Kaleidoscope is a taut, psychological thriller that explores the inescapability of a destructive relationship between a middle-aged man and his mother. At the heart of this modern day 'Psycho' are some unsettling questions: Can we ever escape the role in which we are cast by our early circumstances? Must a perpetrator first be a victim?
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May 15, 2018 at 11:53 PM
Watch Psycho instead
5/20/18. Tries so hard to be HItckcockian but falls way too short. Needless to say, the ending was somewhat of a disappointment. Nothing makes too much sense. Psycho has its copycats, but that is all they are.
An Art of Acting in very boring and messy movie
I love Tobby Jones, her prove himself through his career as an great Actor, and in this movie which have tendency to be an Artwork, he really prove himself as a great character Actor. But, the whole movie with its rythm is very slow and boring, and kind of a mess. Still, it is great to watch if you want to see how good actor can go deep into character. I must say I gave up after a half of it, but I still admire how Tobby Jones illustrates a persona in this one. I was suprised no many Critics gave a shot to this, but obviously did not make much of attention to such audience. I say acting is great from all of the Cast but as a movie it fails to lead u deep in it.
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It changes as it's twisted
Greetings again from the darkness. Why is it that estranged mothers always seem to show up when we are frantically trying to clean up all evidence of a murder that took place in our apartment? OK, maybe that's not really a common occurrence, but it's certainly at the heart of this Hitchcockian psychological mind-bender from writer/director Rupert Jones. His brother, the very talented and always interesting Toby Jones, stars as the quiet ex-con attempting to get his life on track.
A pre-credit opening scene has Carl (Toby Jones) borrowing an uncharacteristically flashy (and quite hideous) shirt from a helpful neighbor for his date which was arranged online. After passing out on the sofa, Carl discovers his date Abby (Sinead Matthews) dead in the bathroom and flashes back to a brief moment of violence. Both Carl and we viewers are disoriented – a sensation that sticks with us until the end credits roll.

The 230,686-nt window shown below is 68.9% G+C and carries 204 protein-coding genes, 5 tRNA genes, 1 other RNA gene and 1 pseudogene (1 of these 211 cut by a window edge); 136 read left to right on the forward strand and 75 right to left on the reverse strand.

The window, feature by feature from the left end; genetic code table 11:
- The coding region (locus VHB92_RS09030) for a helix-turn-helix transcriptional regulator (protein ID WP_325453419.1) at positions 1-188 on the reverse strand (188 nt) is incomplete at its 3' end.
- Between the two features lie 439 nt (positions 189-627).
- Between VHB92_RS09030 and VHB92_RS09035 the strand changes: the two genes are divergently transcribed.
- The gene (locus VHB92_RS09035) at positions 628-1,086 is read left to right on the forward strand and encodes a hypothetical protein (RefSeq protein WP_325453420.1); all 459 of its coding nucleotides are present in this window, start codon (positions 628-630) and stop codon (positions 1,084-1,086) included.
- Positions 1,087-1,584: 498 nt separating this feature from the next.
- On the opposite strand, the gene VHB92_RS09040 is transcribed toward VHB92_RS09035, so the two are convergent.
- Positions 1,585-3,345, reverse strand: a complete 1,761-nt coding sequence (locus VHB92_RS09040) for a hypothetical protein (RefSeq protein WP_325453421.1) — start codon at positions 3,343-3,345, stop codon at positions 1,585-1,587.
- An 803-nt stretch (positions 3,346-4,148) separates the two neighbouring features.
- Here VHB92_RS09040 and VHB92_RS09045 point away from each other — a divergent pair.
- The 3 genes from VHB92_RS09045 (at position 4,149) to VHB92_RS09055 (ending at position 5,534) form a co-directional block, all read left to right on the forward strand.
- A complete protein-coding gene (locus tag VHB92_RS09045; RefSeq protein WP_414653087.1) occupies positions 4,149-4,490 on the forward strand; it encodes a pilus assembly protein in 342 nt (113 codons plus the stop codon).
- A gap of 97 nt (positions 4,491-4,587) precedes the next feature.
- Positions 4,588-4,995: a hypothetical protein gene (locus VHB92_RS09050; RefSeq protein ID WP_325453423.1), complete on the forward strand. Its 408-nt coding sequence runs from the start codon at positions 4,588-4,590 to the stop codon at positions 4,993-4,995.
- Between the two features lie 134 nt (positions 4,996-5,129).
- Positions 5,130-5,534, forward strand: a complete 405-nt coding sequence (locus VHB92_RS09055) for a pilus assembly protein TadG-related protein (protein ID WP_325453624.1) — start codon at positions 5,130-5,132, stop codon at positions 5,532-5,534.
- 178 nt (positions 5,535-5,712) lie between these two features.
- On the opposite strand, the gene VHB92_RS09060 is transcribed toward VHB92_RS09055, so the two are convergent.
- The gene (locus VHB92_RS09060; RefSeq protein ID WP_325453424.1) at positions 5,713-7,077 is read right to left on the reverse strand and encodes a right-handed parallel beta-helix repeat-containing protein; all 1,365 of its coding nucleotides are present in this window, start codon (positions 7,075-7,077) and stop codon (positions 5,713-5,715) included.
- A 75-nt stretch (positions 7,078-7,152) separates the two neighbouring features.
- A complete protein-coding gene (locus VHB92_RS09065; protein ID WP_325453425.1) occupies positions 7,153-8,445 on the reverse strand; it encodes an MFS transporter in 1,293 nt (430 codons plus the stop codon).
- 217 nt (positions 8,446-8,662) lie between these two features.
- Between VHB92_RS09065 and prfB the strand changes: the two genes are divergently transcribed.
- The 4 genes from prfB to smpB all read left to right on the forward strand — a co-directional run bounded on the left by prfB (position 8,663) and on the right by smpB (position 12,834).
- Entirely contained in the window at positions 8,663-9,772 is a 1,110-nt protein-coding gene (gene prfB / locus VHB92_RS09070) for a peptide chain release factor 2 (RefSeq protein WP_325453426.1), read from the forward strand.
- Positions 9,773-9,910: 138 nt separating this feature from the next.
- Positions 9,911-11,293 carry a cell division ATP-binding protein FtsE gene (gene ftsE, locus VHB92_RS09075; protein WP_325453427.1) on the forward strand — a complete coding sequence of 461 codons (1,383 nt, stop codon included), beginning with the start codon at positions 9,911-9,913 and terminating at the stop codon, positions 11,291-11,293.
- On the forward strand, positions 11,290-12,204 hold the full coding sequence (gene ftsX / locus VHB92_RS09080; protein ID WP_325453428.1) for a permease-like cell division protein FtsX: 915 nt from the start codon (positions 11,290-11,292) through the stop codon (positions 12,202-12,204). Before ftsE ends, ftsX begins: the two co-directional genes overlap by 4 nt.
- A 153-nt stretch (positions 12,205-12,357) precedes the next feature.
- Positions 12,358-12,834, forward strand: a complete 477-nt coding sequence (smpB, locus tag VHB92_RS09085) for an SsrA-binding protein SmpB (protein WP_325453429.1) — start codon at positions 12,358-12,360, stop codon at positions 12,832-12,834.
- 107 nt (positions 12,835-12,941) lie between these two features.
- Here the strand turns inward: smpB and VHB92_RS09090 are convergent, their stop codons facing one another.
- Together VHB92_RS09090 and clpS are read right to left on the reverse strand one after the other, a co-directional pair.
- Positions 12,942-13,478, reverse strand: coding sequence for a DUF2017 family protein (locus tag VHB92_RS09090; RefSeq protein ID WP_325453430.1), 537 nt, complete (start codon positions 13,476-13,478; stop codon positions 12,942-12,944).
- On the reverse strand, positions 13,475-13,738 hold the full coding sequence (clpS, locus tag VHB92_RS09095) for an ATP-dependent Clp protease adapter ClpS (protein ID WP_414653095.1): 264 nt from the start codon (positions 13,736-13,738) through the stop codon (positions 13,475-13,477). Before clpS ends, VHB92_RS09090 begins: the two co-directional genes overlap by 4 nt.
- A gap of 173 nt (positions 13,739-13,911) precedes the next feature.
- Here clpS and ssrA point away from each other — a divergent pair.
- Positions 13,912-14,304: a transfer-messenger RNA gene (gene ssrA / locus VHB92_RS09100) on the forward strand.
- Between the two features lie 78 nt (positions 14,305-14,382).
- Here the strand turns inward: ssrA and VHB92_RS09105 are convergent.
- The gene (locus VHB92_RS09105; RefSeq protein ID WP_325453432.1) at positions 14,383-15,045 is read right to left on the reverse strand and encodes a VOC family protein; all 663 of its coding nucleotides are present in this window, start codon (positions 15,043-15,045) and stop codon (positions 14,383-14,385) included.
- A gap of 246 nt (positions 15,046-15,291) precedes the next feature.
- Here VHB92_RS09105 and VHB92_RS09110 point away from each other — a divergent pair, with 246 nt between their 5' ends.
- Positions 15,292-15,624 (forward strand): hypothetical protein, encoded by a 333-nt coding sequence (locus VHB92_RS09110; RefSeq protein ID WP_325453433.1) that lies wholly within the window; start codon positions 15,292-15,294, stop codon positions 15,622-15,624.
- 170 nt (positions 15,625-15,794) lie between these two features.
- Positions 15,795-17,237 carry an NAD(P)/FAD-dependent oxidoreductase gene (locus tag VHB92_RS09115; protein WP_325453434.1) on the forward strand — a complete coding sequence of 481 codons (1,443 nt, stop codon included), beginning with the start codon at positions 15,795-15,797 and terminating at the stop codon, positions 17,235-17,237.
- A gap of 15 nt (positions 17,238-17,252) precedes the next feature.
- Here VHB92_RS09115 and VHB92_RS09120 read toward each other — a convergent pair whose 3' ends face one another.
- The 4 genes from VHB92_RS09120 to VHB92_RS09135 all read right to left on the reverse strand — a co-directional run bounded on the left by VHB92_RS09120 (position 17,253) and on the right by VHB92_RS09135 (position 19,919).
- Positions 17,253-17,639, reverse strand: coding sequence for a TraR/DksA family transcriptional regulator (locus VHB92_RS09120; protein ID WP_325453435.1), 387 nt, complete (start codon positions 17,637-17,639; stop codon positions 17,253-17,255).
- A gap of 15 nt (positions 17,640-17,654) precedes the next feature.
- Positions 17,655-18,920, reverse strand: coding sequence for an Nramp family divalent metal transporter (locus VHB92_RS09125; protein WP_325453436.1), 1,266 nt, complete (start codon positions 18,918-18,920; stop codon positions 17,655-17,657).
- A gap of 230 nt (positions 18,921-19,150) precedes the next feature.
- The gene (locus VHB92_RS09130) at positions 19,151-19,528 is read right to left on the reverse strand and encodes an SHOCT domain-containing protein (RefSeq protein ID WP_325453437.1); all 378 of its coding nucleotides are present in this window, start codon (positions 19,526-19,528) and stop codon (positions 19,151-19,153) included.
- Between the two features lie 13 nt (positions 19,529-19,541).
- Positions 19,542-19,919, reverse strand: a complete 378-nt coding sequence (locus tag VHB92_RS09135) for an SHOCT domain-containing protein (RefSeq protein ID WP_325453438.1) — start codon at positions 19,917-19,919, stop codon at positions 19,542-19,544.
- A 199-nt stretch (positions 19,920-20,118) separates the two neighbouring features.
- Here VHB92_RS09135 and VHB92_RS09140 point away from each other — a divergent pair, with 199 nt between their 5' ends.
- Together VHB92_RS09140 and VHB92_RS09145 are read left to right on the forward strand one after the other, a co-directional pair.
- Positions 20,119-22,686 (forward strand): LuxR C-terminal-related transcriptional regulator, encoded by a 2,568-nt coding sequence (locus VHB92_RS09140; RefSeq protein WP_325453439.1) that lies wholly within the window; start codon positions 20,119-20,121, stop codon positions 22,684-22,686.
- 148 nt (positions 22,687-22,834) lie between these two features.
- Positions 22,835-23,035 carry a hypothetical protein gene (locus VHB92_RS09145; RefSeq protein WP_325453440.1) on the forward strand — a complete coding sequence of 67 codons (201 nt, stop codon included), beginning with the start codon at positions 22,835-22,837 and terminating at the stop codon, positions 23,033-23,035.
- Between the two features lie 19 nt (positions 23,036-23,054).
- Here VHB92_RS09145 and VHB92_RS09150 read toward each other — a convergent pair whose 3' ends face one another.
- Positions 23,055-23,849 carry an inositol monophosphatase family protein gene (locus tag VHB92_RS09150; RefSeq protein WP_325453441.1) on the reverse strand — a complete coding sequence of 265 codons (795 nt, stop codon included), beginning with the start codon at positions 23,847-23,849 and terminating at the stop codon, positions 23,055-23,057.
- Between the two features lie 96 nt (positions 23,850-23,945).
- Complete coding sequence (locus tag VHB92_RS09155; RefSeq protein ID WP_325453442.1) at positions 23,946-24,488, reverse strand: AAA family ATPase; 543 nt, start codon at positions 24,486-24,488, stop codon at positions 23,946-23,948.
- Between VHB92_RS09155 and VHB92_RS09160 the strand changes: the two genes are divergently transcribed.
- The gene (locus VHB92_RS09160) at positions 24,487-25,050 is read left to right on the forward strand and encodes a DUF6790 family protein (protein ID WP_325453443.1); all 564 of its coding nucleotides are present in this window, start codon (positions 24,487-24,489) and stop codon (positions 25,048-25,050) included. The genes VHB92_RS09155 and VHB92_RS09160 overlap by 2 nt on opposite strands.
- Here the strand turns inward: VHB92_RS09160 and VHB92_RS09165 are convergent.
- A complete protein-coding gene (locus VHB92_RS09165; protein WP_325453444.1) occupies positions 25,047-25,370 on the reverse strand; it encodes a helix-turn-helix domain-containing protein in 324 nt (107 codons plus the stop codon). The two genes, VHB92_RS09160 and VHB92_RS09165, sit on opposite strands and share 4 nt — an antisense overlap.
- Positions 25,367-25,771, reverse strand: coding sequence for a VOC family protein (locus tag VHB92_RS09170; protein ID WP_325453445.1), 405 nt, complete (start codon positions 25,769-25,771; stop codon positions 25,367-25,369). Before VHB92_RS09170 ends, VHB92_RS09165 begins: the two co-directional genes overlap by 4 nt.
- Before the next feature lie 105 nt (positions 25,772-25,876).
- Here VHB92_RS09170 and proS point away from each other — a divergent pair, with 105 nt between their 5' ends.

An ominous voicemail leads to a visit from Carl's mother, played by Anne Reid. What follows are Mommy issues galore (on par with PSYCHO in this department). Mother and son have irreconcilable differences over something in the past, but she clearly understands his 'tendencies' better than he does – especially those related to women, alcohol and violence.
Director Jones has a very interesting visual style, as well as a unique approach to story-telling. He expects commitment and attention from viewers, and rewards those who play along. Despite the claustrophobic feel of Carl's apartment, there are some creative camera angles to go with the imposing nighttime shots of the building's exterior.
The three main actors are all excellent. Ms. Reid is a screen veteran who has spent most of her career on British projects, and she excels as the slightly creepy, dominant figure in Carl's life. Mr. Jones and Ms. Matthews, as Carl and Abby, have one exchange that really stands out. Abby: "You're a sneaky snake" Carl: "What do you think that makes you?" Abby: "Nasty" It's such a raw moment, and a turning point (along with the voicemail) in their evening. Much of our effort goes into slowly assembling the pieces and clues that are doled out along the way, and it takes a sharp eye to catch some of them
while we are challenged by others to determine if they are dreams, or actual memories. A kaleidoscope changes color, shape and perception as it's twisted – just like this movie. It's a fun ride if you enjoy the twists and turns of determining which parts of a nightmare are reality and which parts are something else.